Welcome to Nature Nerd Wednesdays! By the middle of the workweek, I know that I'm ready for a pick-me-up, for some inspiration -- and for that reason I decided to post a nature photo or quote each Wednesday. Perusing works of nature writing and photography helps me reconnect with the calming, refreshing, and inspiring effects of nature, which is something we all can benefit from in the middle of a busy, stressful work week!
These days, it seems as though Nature Nerd Wednesdays would more accurately be named "Webcam Wednesdays," because this week, I'm sharing the view from yet another of our beautiful National Park Service webcams. In honor of International Mountain Day today, here is the view from the Hurricane Ridge webcam this morning, looking over the Olympic mountain range:
What a beautiful view this is, with the last faint blush of sunrise fading over the mountains. Serene and breathtaking - what a glorious place to welcome the new day!
Hopefully all of my readers have been enjoying these National Park Service webcams as much as I have! I've found myself feeling extremely restless and nature-deprived lately, with the combination of end-of-the year busy-ness at work and the blast of freezing arctic weather here in the Seattle area that has limited my "outdoors" time lately. It has almost been a little too much fun clicking through the NPS webcams and vicariously visiting national parks across the country when I'm feeling especially weary of the confines of the indoors. Want to see the sunrise today in Yosemite? Done. Want to see the snowfall in Yellowstone? Done. Is Mount Rainier out today? Let's find out.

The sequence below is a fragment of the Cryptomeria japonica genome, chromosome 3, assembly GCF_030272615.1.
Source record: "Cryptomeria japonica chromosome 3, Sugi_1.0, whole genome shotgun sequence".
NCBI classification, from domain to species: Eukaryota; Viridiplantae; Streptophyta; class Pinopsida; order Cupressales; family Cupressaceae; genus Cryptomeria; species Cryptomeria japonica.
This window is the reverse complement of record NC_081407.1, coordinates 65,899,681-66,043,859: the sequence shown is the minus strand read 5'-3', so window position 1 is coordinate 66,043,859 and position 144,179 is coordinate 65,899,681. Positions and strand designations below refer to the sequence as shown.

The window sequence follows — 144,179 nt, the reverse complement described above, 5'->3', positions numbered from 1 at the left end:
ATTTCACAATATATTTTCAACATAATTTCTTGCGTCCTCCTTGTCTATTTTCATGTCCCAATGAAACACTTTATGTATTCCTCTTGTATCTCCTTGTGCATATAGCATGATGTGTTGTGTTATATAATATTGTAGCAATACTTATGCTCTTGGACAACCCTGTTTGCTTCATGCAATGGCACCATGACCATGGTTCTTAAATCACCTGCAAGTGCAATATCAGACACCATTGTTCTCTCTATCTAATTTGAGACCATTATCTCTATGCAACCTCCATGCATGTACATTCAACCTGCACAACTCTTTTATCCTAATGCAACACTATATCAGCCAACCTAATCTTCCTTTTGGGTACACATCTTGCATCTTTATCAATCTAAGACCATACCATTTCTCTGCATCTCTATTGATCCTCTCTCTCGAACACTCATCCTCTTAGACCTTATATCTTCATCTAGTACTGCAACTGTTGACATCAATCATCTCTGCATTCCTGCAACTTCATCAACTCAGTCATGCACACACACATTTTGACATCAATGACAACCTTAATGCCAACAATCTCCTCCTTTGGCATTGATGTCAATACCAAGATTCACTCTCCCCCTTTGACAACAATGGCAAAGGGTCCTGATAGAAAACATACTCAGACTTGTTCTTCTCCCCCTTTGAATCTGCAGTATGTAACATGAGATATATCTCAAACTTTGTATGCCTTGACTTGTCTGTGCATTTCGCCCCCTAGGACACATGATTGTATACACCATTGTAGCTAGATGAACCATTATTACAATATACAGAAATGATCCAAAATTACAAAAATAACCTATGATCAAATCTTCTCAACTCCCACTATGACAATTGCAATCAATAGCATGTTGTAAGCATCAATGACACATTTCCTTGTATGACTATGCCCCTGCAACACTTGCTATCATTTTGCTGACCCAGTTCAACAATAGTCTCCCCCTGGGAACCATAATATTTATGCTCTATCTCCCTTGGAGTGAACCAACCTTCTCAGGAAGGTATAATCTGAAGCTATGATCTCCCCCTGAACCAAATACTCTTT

Having live images of some of our nation's most breathtaking natural scenery just a click away is such a blessing to us aficionados of the outdoors who have to spend much more time inside than we would prefer. You can find the full list of National Park Service webcams here.
The theme of this year's International Mountain Day is "Mountains: Key to a Sustainable Future". Mountains are crucial to sustainability here in Washington: not only does their wintertime snowpack provide us with a plentiful water supply throughout the summer, but they also control the weather patterns that create the distinctly different ecology of the east and west sides of our state, allowing for a wide variety of agriculture across the state. For more information on International Mountain Day, visit the United Nations events page here.